Food behavior in this situation is endowed with an additional function – getting rid of negative feelings and physical pain. In adulthood, such a person will often resort to the mechanism of “eating stress”, which can lead to various negative consequences.

Another important factor is calming a child in the form of “don’t cry, don’t get angry, don’t be sad – I’ll give you candy”. Here several mechanisms work at once: first of all, a ban on the emotion not to cry, not to be sad, not to be angry, and then the reciprocal persuasion to eat all this sweet works. In adulthood, the belief is accepted as a static formula, which leads to an eating disorder.

Food Encouragement

It works in much the same way as food manipulation. If parents often encourage any action with food as a child, such as “Good job! You deserve a candy bar!”, or “Clean your room, I’ll give you an ice cream “, the child may learn to use food to their advantage, deriving some secondary benefit from it.

As an adult, every good deed, can be encouraged with a favorite pastry and a “I deserve it!” belief. There is nothing wrong with the fact that sometimes a person can reward themselves for some effort or work with a favorite food or sweet. But we’re talking about out of control eating situations here. Those are different things.

Copying Parents' Eating Behaviors

And while this item is last on our list, it is far from the last, if not the first in eating behavior problems.


Very often children copy their parents in everything, and the attitude to food is no exception. Let’s take the most vivid example from many families.

Sometimes busy moms don’t have time for a full breakfast, grabbing something on the go that is also unhealthy. Getting the kids ready for school in the morning and having to get ready for work, they often don’t have enough time to eat a proper breakfast. Children see this and can further transmit it in their adult life – “in the morning there is no time for a proper breakfast”.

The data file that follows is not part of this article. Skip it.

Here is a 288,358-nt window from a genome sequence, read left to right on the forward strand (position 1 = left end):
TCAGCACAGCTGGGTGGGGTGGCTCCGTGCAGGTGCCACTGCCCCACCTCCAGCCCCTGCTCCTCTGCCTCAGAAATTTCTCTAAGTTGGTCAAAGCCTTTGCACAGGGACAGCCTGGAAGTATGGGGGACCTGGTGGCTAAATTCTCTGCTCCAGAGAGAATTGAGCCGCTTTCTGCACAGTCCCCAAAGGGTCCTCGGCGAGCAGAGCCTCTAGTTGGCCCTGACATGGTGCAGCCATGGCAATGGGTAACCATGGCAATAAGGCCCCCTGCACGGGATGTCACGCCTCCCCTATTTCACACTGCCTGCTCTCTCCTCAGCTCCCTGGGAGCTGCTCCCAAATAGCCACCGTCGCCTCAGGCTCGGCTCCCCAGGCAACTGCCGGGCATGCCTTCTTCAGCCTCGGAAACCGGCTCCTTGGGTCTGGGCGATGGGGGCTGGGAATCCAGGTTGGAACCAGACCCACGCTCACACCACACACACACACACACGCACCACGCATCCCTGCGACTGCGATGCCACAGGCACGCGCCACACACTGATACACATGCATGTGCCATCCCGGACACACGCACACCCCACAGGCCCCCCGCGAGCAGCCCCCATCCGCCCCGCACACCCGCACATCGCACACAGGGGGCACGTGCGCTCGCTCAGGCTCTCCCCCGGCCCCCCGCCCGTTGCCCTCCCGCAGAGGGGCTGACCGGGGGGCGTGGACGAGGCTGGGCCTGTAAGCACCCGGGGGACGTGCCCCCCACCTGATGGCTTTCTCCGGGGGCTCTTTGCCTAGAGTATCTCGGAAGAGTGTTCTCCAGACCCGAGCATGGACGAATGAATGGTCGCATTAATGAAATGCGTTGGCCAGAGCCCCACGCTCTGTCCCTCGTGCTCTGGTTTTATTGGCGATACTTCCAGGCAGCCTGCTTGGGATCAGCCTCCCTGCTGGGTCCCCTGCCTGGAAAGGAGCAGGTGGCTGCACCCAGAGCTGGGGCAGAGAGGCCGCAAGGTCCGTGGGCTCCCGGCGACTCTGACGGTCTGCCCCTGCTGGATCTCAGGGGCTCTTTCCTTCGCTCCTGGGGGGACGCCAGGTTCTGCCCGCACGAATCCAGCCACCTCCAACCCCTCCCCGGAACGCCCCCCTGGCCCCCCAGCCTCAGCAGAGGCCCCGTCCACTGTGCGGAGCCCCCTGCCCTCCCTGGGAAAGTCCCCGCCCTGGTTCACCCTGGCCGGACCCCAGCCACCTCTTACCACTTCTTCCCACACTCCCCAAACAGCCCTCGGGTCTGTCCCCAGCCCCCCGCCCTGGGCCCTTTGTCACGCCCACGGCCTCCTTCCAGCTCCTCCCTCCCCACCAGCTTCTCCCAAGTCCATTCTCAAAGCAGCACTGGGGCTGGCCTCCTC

How to Recognize an Eating Disorder on Your Own?

I’ve described emotional eating HERE as well as the stages of emotional overeating. The first stage is always the trigger. That’s where you need to start. You need to analyze the origins that cause the trigger – why is this happening? Is my overeating a belief from my virginity, or is it an emotion, or is it a state of insecurity?

At times when you are drawn to something specific with an irresistible force, you need to analyze the craving. This can be done easily by asking yourself just three questions:

1. What is driving me at this moment? Am I frustrated, am I bored, am I lonely?
2. For what purpose do I want to consume food right now? Maybe because of a conflict with my husband or my boss, I just want some pleasant emotion?
3. Is this really my need right now? If it is not physical hunger, do I need to nourish my emotion?

It may be hard for you to analyze yourself frankly at first. The most important thing in this practice is not to criticize yourself in any way. You need to help yourself, not judge.

Most often in a depressed or uncomfortable state we do not want to look inside ourselves, to analyze painful feelings and experiences. But if you see that eating emotions harms your health in the form of deprived weight, then it is necessary to overcome these difficulties.

To turn to a specialist is already a big step towards solving the problem!